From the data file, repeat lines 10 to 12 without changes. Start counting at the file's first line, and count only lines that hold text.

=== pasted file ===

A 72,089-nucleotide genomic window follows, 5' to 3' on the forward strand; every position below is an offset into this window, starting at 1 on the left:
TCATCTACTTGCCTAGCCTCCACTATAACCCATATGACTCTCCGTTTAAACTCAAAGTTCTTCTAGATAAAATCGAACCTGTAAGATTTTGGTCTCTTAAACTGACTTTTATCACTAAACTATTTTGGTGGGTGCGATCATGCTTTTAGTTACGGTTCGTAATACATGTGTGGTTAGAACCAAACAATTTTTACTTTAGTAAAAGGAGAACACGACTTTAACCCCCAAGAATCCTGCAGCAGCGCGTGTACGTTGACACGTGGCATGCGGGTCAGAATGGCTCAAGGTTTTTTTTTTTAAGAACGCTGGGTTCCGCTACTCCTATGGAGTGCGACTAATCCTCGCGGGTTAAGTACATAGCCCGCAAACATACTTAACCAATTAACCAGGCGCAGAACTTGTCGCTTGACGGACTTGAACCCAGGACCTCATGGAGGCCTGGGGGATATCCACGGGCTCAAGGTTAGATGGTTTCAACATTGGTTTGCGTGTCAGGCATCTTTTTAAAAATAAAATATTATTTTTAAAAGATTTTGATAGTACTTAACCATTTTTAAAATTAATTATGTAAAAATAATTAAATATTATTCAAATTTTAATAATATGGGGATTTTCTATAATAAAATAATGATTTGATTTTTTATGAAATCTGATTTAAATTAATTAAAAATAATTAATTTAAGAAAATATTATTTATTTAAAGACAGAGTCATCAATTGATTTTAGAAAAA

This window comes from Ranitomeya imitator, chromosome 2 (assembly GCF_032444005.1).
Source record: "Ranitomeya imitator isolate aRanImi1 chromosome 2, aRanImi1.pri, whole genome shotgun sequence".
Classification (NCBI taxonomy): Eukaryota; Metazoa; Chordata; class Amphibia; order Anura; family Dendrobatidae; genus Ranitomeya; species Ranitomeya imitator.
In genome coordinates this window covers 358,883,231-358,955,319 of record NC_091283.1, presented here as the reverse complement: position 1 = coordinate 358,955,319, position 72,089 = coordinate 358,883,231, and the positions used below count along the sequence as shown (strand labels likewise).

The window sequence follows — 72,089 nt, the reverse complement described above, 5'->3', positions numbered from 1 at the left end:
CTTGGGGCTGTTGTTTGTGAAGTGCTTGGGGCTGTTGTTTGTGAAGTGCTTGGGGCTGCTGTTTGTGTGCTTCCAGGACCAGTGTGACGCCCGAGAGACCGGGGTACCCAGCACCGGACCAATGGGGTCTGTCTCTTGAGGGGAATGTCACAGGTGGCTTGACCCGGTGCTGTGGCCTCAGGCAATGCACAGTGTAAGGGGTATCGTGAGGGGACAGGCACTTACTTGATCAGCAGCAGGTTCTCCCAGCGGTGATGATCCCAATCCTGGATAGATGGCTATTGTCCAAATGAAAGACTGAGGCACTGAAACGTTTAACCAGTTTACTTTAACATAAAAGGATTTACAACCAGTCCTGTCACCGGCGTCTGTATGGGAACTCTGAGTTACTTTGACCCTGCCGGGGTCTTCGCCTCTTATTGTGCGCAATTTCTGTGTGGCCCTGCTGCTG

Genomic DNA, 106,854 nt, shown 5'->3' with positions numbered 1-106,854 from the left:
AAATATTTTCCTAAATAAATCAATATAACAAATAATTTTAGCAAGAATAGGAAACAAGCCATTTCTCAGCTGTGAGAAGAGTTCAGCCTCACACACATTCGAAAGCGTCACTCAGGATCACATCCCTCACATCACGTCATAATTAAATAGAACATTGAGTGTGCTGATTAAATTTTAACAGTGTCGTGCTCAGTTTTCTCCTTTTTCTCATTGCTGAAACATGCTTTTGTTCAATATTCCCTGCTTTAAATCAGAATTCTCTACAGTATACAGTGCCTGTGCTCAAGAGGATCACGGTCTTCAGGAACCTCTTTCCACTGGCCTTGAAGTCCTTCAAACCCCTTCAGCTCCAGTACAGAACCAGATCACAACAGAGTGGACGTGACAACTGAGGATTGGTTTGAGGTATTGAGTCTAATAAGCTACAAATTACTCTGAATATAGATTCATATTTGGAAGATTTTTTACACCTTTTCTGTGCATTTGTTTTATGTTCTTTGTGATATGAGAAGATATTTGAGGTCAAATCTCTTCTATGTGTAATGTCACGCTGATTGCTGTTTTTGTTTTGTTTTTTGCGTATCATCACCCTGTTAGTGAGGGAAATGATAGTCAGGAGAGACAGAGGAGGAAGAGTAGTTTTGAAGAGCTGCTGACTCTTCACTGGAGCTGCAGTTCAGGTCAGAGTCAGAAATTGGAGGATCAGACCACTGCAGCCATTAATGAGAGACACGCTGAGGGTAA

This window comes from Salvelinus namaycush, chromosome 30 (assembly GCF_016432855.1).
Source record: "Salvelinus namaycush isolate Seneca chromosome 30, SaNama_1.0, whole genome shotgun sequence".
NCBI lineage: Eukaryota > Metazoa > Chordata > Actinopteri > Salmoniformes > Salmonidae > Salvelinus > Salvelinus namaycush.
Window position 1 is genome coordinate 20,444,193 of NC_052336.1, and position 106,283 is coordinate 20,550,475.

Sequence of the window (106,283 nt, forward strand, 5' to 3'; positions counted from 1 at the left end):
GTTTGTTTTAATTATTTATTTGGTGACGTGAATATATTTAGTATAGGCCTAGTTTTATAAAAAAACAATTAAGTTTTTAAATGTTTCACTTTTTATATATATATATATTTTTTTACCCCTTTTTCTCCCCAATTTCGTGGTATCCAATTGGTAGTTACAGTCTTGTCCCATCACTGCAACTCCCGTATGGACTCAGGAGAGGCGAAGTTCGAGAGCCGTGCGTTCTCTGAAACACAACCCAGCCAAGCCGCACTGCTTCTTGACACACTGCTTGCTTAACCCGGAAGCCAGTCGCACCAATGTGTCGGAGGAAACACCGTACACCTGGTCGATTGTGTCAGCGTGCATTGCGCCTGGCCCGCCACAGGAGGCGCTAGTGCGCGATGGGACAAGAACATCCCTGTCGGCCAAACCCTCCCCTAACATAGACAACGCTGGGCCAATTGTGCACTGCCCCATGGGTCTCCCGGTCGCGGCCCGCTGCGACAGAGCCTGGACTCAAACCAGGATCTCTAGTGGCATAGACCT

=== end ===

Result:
AAATATTTTCCTAAATAAATCAATATAACAAATAATTTTAGCAAGAATAGGAAACAAGCCATTTCTCAGCTGTGAGAAGAGTTCAGCCTCACACACATTCGAAAGCGTCACTCAGGATCACATCCCTCACATCACGTCATAATTAAATAGAACATTGAGTGTGCTGATTAAATTTTAACAGTGTCGTGCTCAGTTTTCTCCTTTTTCTCATTGCTGAAACATGCTTTTGTTCAATATTCCCTGCTTTAAATCAGAATTCTCTACAGTATACAGTGCCTGTGCTCAAGAGGATCACGGTCTTCAGGAACCTCTTTCCACTGGCCTTGAAGTCCTTCAAACCCCTTCAGCTCCAGTACAGAACCAGATCACAACAGAGTGGACGTGACAACTGAGGATTGGTTTGAGGTATTGAGTCTAATAAGCTACAAATTACTCTGAATATAGATTCATATTTGGAAGATTTTTTACACCTTTTCTGTGCATTTGTTTTATGTTCTTTGTGATATGAGAAGATATTTGAGGTCAAATCTCTTCTATGTGTAATGTCACGCTGATTGCTGTTTTTGTTTTGTTTTTTGCGTATCATCACCCTGTTAGTGAGGGAAATGATAGTCAGGAGAGACAGAGGAGGAAGAGTAGTTTTGAAGAGCTGCTGACTCTTCACTGGAGCTGCAGTTCAGGTCAGAGTCAGAAATTGGAGGATCAGACCACTGCAGCCATTAATGAGAGACACGCTGAGGGTAA

This window comes from Salvelinus namaycush, chromosome 30 (assembly GCF_016432855.1).
Source record: "Salvelinus namaycush isolate Seneca chromosome 30, SaNama_1.0, whole genome shotgun sequence".